Yes, it was meant to be satirical. Given Dr. Hoole’s famous intelligence, I’d like to give the benefit of the doubt and believe most of what he’s writing is satire – most likely unintended. Otherwise the self-promotion and self-righteousness would be too jarring, diminishing his lone heroic struggles against all kinds of injustices out there that seem to be targeting him all the time. So I like to believe he is a satirist and respond in kind. Obviously these colonial Hooles, Hoovers, Hallocks, Ashburys, Bartletts, Lymans, and Wadsworths, and so on and so forth are the proselytized mutants of precolonial Arumugam, Appukutty, Cuttipillai, Iyampillai, Murugesu, Sivakolunthu, Veeravahu, Veerakathi … and of course the ever present Kandappu. As you know, these were the cool names in Jaffna before the advent of the materialistic and promiscuous white man with his self-glorifying, fairy-tale, desert religion. So to answer your question – ‘Kandappu’ is the result of my satirical conjecture. By the way, SJV Chelvanayagam married the daughter of the British appointed Maniagar for Valikamam, R.R. Barr-Kumarakulasinghe. This Barr-Kumarakulasinghe family in Tellippalai which had become very powerful by their loyal service to the Dutch and the British originates from one Subramaniam Appukutty who had converted to Christianity and was baptised as Joseph W Barr. [see, ceylontamils.com]

  • 8

    It is quite clear that the Viyathmaga pundits are incapable of running the country. It seems that those at the top have realized that going head-to-head with our biggest markets is counter-productive. So they have started negotiating meekly with the EU. But why is the regime continuing with the idiotic ban on chemical fertilizers? A famine will kill many more people than inorganic fertilizers.
    With the USD hitting 225, the government can swallow its pride and accept IMF conditions or borrow even more at high interest and inevitably default. Even the Chinese have limits to their generosity. They are too smart to throw money down black holes.
    As Sri Lankans, we have to learn to live within our means. If we can’t afford fancy highways or airports, for God’s sake don’t build them! It is far better to be underdeveloped but stable like Bangladesh (or as some “patriots” claim, without toilets as in Tamil Nadu) than wear clean suits like us with empty pockets.

    • 9

      Is it time for Sinhalayo to board the boats to Tamil Nadu?

  • 8

    Hoole I question anyone who deposits $ in Lanka right now . It is obvious you are fortunate to get the money back in any currency other than in $. Just the fluctuation it self is an indication of thriving black market for greenback. This will further worsen the crisis, encourage illegal market/transfers and all other unwanted activities. I have witnessed this first hand in China and India years ago, may be not anymore. In Venezuela this has been the case as long I remember. My friends and their families migrated to Canada few years ago and they had plenty stories to tell about how they smuggled $ out of Venezuela. Bolivar Soberano/Sovereign (new currency) replaced the old Bolivar Fuerte since 2018. Primary reason for replacement at a rate of 1 BS to 100,000 BF was hyperinflation. Currencies are printed in 10 000 to 1, 000 000 denominations. Why ?? When Chavez was ruling he tried artificially keeping the, then Venezuelan currency in par to U.S Dollar.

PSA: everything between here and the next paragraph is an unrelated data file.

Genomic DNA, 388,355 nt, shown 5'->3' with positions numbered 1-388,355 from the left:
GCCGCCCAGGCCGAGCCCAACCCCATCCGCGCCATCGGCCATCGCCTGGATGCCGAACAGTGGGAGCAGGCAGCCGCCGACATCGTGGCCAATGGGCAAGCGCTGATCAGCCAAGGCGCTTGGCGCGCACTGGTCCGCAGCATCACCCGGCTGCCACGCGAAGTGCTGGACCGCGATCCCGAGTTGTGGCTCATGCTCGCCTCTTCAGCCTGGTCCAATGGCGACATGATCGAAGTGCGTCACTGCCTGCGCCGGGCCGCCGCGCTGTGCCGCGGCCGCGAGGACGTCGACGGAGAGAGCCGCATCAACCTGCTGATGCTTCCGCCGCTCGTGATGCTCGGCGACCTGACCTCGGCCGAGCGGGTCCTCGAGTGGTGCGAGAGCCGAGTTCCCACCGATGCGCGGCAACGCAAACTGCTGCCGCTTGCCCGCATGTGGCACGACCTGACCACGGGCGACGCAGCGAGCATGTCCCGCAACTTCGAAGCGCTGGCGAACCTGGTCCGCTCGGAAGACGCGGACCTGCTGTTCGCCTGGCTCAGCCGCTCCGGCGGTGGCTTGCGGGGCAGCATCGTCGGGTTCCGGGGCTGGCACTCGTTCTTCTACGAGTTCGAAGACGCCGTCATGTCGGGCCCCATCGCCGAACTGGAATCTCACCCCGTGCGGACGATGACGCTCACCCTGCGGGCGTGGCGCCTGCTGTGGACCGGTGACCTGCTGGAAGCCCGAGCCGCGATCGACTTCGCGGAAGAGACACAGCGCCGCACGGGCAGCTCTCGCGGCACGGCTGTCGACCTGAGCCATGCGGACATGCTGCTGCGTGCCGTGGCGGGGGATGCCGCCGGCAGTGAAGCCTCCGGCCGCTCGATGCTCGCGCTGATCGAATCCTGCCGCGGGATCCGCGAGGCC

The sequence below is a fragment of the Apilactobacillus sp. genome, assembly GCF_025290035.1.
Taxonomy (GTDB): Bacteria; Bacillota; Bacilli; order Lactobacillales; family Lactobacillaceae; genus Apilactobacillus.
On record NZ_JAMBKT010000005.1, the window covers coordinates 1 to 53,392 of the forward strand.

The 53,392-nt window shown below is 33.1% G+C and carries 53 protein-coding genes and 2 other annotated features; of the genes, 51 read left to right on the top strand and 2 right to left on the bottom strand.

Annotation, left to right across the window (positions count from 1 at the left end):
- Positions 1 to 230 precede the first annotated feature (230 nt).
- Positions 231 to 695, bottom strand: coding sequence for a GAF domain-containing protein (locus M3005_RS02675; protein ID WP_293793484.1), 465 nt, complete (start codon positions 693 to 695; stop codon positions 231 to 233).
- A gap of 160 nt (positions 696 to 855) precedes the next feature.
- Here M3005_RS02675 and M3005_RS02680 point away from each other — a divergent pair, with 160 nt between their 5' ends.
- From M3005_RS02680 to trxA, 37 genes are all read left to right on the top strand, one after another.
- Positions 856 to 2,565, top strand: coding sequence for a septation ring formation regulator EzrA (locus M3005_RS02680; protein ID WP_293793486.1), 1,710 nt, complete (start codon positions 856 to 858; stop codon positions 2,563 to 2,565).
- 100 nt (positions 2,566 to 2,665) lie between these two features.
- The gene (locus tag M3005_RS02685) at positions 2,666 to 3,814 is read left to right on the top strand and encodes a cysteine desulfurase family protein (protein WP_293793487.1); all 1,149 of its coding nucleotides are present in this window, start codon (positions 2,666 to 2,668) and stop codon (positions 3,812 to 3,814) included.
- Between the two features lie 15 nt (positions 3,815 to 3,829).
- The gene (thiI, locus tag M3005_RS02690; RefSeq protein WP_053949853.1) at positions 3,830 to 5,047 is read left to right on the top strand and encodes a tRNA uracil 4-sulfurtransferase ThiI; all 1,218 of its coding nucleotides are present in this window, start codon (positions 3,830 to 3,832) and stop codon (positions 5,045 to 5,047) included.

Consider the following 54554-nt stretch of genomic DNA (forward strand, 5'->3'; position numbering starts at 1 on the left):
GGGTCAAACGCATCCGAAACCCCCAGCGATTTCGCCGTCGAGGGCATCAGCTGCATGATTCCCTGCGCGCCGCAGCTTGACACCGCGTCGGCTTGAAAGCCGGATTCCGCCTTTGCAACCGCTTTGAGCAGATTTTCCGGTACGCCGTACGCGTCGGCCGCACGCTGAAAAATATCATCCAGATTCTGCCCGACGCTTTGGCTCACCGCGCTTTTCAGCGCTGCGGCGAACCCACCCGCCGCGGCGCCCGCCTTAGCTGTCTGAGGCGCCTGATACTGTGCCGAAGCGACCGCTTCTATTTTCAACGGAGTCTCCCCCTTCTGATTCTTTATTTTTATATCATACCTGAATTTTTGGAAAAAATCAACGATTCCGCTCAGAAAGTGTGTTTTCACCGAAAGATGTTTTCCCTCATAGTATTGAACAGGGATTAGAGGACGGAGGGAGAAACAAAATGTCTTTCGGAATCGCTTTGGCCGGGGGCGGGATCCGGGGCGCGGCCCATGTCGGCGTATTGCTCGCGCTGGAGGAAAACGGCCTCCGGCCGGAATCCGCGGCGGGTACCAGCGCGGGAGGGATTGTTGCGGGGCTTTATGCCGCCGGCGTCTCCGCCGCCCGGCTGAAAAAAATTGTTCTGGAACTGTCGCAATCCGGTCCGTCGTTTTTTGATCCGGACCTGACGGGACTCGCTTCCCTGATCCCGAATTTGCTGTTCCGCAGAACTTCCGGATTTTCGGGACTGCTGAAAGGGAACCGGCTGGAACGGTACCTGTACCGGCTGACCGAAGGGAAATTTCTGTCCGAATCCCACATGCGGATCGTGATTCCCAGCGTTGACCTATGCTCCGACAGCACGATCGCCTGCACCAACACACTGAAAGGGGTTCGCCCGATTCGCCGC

• 5

    Just to add to my above comment
    Last week I wire tranfered $ 1000 to my mom for an emergency paying almost 6000 LKR in fees., hoping she would get 200,000 . She received only 192500 from Commercial bank. If not for the emergency I would never cash $ in Lanka.

    • 3


      Look into Wise.com for such transfers. Looking at the fees, exchange rates, and the transfer speed, they are probably the best for bank transfers from the U.S. to SL.
      You can cancel the transfer with no fees if they for some reason delay it.

      • 2

        Agnos thank you so so much. Good to know .

  • 2

    Would it not be great if some the SL politicians, who are earnestly appealing to their compatriots to bring in their foreign currency holdings from abroad and invest them locally, set a good, patriotic example, and bring in some of their grand holdings of foreign currency deposits and other assets back to SL? Given how much they will have squirrelled away overseas, one imagines, it should make a significant difference to the national foreign currency holdings